Thursday, September 25, 2014

Hurry Up and Stop

I remember a nationwide poll taken a number of years ago that asked the public to describe the "most dangerous driver" in America.

The winner was,

An Old Man Wearing a Hat!

Now I fit that description perfectly, but they weren't referring to me, or a particular person. They had the "generic" old man in mind.

That might have been true back in the 70's, but the correct answer for today is:

Just about EVERYBODY!

Look up the major causes of auto accidents  and you will see many of the obvious causes, speeding, drunk driving, distractions, etc.  But I did a quick search on the internet, and never once saw one of the major "culprits" mentioned:


Tailgating is the other word for it, and in my opinion it has become a veritable epidemic! So much so, that I'm almost convinced that it's being taught in driving schools.  Another ubiquitous technique that drives me nuts is the almost universal desire to speed up when approaching stopped traffic waiting at a red light.....then
slamming on the brakes. That doesn't make a bit of sense.  But look around, and notice how many people do it.

There will almost always be "distractions" and un-anticipated actions by other drivers whenever you venture out in your automobile. Anyone who doesn't plan on them is just asking for trouble. Give yourself time to react to them by maintaining a reasonable speed and keep plenty of room between you and the car in front to allow for you make the correction when necessary.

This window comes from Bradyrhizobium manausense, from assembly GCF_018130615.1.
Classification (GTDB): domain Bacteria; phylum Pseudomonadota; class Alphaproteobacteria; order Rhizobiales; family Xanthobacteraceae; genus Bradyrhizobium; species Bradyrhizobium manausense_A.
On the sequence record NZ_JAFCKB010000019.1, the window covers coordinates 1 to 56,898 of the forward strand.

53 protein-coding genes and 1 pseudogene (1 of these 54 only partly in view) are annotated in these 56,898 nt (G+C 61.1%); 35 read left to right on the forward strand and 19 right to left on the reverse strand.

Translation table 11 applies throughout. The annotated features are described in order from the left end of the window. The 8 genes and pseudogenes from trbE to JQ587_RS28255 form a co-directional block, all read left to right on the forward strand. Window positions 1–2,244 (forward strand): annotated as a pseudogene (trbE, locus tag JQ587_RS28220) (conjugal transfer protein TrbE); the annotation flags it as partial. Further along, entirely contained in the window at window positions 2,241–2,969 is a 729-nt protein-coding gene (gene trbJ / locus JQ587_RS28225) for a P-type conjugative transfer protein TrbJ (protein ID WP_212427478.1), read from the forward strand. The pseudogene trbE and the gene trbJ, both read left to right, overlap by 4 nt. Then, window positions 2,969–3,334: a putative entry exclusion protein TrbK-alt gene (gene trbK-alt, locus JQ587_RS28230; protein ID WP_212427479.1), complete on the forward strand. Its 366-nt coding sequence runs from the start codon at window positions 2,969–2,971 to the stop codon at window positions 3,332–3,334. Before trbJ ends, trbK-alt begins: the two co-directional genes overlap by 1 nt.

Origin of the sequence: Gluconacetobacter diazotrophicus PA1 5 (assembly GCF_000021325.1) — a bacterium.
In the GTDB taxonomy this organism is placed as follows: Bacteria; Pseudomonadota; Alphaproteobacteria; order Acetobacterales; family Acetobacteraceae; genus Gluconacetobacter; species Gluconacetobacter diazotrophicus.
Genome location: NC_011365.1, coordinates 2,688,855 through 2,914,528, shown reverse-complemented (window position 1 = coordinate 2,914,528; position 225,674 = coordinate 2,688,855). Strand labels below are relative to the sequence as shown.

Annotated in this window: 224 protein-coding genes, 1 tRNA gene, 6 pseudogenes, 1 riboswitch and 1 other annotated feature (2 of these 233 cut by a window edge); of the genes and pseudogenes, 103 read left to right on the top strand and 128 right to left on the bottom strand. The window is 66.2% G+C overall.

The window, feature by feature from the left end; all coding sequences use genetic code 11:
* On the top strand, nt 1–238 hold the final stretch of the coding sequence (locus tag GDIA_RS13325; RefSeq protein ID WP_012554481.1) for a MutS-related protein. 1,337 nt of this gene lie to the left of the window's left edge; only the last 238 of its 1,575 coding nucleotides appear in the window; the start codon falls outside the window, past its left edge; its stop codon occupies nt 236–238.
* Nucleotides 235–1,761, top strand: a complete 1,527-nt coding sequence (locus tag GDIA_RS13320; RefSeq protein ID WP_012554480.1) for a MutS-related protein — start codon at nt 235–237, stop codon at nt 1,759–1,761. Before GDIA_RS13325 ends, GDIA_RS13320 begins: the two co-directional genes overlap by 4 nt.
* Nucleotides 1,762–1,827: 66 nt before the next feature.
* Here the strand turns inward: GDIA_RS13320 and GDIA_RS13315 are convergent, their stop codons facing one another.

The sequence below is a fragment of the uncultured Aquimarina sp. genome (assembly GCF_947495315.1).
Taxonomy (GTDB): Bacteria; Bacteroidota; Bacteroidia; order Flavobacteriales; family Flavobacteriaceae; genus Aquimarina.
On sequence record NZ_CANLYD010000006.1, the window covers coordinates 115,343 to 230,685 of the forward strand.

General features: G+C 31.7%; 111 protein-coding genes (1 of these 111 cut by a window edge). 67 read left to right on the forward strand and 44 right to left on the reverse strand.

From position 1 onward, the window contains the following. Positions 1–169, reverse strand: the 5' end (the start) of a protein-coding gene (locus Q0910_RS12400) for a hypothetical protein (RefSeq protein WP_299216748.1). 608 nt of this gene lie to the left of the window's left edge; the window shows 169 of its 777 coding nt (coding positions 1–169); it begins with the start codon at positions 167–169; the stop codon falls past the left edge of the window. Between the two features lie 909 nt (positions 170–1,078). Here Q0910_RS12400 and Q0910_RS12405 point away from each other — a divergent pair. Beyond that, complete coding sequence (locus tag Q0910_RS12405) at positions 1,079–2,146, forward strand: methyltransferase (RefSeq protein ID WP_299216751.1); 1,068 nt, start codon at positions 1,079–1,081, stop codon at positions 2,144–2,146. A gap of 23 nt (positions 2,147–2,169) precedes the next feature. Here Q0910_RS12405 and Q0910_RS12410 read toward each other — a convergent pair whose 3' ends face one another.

The speed limit is a pretty good rule of thumb to follow. How foolish to speed around blind turns etc. assuming that no other driver is going to run a red light or stop sign or do anything stupid to cause you to be involved in an accident.

Why in the world would you assume all the other drivers are perfect and never make mistakes?

Finally, you and I aren't perfect either, so make sure you have at least $100,000 in liability coverage.

That may seem like "overkill" to us "depression kids"....but in today's environment, I'm assured by lawyers and friends who've been sued in minor fender benders by the the "other driver" who suddenly comes down with the "insuranceitis virus"   (a mysterious virus that attacks an iindividual who is involved in an auto collision that they didn't cause and isn't showing any signs of injury until the police and EMS arrive. Usually due to the fact that when these two organizations arrive, they begin to see dollar signs.)... 

$100,000 is pretty much the minimum. Check with your insurance agent about an "Umbrella" policy.

Unfortunately, it ain't the 1950s anymore. I speak from experience. A couple of years ago I was involved in the most minor of fender benders with a truck. Only damage was a slight dent in my car, not enough to get my insurance company involved. No damage to the truck.

Months later, I was slapped with a $100,000 lawsuit claiming the driver of the truck was injured (get ready for this) putting on his brakes.